Shoepeg corn is a cultivar of white sweetcorn valued for its sweetness. It is characterized by small, narrow kernels tightly and unevenly packed on the cob. The corn has a sweet, mild flavor. The only variety of shoepeg corn available today is Country Gentleman.
Shoepeg corn is popular in some regions of the United States, particularly in the South. An early promoter of canned shoepeg corn was Malcolm Mitchell of Maryland — his Mitchell's Shoepeg Sweet Corn is a brand still available today, although its original center of production was transformed into Aberdeen Proving Ground soon after the U.S. declared war on the Central Powers in April 1917.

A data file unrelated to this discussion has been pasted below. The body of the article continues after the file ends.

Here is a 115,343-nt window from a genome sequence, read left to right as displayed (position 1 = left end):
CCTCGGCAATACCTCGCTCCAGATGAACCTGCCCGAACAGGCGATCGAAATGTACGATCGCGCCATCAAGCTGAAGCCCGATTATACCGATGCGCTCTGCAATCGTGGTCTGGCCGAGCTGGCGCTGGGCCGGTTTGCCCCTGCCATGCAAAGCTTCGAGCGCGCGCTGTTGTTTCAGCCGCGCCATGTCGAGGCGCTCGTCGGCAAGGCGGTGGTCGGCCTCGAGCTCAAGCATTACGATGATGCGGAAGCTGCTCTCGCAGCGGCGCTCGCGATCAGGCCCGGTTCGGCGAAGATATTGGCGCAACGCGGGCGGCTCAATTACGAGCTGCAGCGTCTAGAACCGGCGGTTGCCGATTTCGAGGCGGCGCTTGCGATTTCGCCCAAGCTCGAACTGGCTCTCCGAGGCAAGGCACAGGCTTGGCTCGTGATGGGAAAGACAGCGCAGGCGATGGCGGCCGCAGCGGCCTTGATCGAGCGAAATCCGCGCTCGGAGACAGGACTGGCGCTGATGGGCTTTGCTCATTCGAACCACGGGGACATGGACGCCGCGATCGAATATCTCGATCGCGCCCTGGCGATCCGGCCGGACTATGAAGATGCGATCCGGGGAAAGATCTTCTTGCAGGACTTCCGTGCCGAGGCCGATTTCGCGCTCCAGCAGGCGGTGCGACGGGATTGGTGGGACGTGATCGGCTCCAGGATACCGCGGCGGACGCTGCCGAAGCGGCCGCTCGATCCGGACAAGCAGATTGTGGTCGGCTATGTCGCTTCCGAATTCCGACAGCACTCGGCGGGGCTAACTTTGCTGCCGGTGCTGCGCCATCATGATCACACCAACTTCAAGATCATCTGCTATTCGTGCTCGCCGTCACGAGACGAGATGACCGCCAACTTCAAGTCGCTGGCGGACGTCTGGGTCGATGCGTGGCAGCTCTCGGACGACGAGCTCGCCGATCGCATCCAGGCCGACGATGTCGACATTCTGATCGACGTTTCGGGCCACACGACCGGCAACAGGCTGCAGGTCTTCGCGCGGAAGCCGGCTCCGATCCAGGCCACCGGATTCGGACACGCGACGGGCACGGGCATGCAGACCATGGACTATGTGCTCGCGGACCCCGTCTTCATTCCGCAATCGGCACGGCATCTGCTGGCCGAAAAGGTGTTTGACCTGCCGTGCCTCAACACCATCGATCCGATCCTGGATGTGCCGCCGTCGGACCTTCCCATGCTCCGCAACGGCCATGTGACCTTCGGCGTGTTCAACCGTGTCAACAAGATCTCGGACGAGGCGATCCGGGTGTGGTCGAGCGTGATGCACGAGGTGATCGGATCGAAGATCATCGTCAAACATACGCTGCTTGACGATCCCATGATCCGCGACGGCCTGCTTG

The name "shoepeg corn" derives from a shoemaking term used during the 19th century. Shoepeg corn kernels resemble the wooden pegs used to attach soles to the upper part of shoes.
Shoepeg corn is a common ingredient in salads and corn dishes throughout the Southern United States, but is relatively unknown in other areas of the country. It is on rare occasions available fresh in some areas, but it is most often canned.